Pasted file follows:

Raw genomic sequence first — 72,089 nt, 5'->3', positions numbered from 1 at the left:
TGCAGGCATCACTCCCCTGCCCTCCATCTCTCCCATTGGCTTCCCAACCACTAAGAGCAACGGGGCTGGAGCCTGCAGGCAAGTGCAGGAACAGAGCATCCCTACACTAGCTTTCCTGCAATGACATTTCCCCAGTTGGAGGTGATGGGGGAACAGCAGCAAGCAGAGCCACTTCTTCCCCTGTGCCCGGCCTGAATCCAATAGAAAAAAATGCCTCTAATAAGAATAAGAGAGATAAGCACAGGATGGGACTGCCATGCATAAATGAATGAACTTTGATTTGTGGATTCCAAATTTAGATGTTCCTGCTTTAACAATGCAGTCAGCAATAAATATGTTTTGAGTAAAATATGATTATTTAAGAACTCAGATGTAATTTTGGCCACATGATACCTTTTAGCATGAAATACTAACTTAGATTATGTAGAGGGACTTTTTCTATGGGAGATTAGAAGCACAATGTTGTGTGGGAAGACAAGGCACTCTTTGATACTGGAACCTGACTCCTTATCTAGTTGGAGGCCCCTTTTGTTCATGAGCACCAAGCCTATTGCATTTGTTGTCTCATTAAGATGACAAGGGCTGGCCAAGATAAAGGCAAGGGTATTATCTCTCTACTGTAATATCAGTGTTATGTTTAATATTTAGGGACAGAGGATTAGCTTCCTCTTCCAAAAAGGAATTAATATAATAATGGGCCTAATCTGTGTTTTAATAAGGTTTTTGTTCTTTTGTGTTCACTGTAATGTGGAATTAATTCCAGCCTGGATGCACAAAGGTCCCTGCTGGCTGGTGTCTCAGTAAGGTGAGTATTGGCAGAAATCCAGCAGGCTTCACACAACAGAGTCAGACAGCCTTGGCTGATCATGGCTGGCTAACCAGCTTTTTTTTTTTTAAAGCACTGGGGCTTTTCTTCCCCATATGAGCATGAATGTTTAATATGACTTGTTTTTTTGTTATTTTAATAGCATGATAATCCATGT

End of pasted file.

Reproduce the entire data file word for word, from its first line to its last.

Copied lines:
Raw genomic sequence first — 72,089 nt, 5'->3', positions numbered from 1 at the left:
TGCAGGCATCACTCCCCTGCCCTCCATCTCTCCCATTGGCTTCCCAACCACTAAGAGCAACGGGGCTGGAGCCTGCAGGCAAGTGCAGGAACAGAGCATCCCTACACTAGCTTTCCTGCAATGACATTTCCCCAGTTGGAGGTGATGGGGGAACAGCAGCAAGCAGAGCCACTTCTTCCCCTGTGCCCGGCCTGAATCCAATAGAAAAAAATGCCTCTAATAAGAATAAGAGAGATAAGCACAGGATGGGACTGCCATGCATAAATGAATGAACTTTGATTTGTGGATTCCAAATTTAGATGTTCCTGCTTTAACAATGCAGTCAGCAATAAATATGTTTTGAGTAAAATATGATTATTTAAGAACTCAGATGTAATTTTGGCCACATGATACCTTTTAGCATGAAATACTAACTTAGATTATGTAGAGGGACTTTTTCTATGGGAGATTAGAAGCACAATGTTGTGTGGGAAGACAAGGCACTCTTTGATACTGGAACCTGACTCCTTATCTAGTTGGAGGCCCCTTTTGTTCATGAGCACCAAGCCTATTGCATTTGTTGTCTCATTAAGATGACAAGGGCTGGCCAAGATAAAGGCAAGGGTATTATCTCTCTACTGTAATATCAGTGTTATGTTTAATATTTAGGGACAGAGGATTAGCTTCCTCTTCCAAAAAGGAATTAATATAATAATGGGCCTAATCTGTGTTTTAATAAGGTTTTTGTTCTTTTGTGTTCACTGTAATGTGGAATTAATTCCAGCCTGGATGCACAAAGGTCCCTGCTGGCTGGTGTCTCAGTAAGGTGAGTATTGGCAGAAATCCAGCAGGCTTCACACAACAGAGTCAGACAGCCTTGGCTGATCATGGCTGGCTAACCAGCTTTTTTTTTTTTAAAGCACTGGGGCTTTTCTTCCCCATATGAGCATGAATGTTTAATATGACTTGTTTTTTTGTTATTTTAATAGCATGATAATCCATGT